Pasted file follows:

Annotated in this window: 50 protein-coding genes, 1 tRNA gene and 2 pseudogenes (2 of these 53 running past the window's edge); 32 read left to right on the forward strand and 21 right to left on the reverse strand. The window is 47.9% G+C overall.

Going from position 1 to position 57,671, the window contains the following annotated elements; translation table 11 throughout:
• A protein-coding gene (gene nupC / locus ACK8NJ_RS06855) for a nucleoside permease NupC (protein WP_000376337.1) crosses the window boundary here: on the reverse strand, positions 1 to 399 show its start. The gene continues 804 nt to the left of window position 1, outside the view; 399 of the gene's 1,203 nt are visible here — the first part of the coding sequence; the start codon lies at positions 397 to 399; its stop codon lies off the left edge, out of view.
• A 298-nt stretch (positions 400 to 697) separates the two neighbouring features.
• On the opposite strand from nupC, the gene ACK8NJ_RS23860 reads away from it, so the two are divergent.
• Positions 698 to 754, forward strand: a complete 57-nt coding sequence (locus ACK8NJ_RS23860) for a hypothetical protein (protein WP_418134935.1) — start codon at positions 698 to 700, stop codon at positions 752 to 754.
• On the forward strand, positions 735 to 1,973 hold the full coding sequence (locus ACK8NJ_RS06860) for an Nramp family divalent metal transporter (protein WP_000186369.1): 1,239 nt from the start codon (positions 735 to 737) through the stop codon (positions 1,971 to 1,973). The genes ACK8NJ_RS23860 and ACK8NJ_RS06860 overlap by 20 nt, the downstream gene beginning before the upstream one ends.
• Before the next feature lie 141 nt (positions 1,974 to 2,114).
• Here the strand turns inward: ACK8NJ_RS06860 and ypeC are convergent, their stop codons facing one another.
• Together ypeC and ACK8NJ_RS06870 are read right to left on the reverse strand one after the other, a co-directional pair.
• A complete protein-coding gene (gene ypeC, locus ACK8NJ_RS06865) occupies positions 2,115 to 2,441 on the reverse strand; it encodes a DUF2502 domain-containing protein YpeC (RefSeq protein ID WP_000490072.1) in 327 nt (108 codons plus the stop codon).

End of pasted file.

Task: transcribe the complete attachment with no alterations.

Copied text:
Annotated in this window: 50 protein-coding genes, 1 tRNA gene and 2 pseudogenes (2 of these 53 running past the window's edge); 32 read left to right on the forward strand and 21 right to left on the reverse strand. The window is 47.9% G+C overall.

Going from position 1 to position 57,671, the window contains the following annotated elements; translation table 11 throughout:
• A protein-coding gene (gene nupC / locus ACK8NJ_RS06855) for a nucleoside permease NupC (protein WP_000376337.1) crosses the window boundary here: on the reverse strand, positions 1 to 399 show its start. The gene continues 804 nt to the left of window position 1, outside the view; 399 of the gene's 1,203 nt are visible here — the first part of the coding sequence; the start codon lies at positions 397 to 399; its stop codon lies off the left edge, out of view.
• A 298-nt stretch (positions 400 to 697) separates the two neighbouring features.
• On the opposite strand from nupC, the gene ACK8NJ_RS23860 reads away from it, so the two are divergent.
• Positions 698 to 754, forward strand: a complete 57-nt coding sequence (locus ACK8NJ_RS23860) for a hypothetical protein (protein WP_418134935.1) — start codon at positions 698 to 700, stop codon at positions 752 to 754.
• On the forward strand, positions 735 to 1,973 hold the full coding sequence (locus ACK8NJ_RS06860) for an Nramp family divalent metal transporter (protein WP_000186369.1): 1,239 nt from the start codon (positions 735 to 737) through the stop codon (positions 1,971 to 1,973). The genes ACK8NJ_RS23860 and ACK8NJ_RS06860 overlap by 20 nt, the downstream gene beginning before the upstream one ends.
• Before the next feature lie 141 nt (positions 1,974 to 2,114).
• Here the strand turns inward: ACK8NJ_RS06860 and ypeC are convergent, their stop codons facing one another.
• Together ypeC and ACK8NJ_RS06870 are read right to left on the reverse strand one after the other, a co-directional pair.
• A complete protein-coding gene (gene ypeC, locus ACK8NJ_RS06865) occupies positions 2,115 to 2,441 on the reverse strand; it encodes a DUF2502 domain-containing protein YpeC (RefSeq protein ID WP_000490072.1) in 327 nt (108 codons plus the stop codon).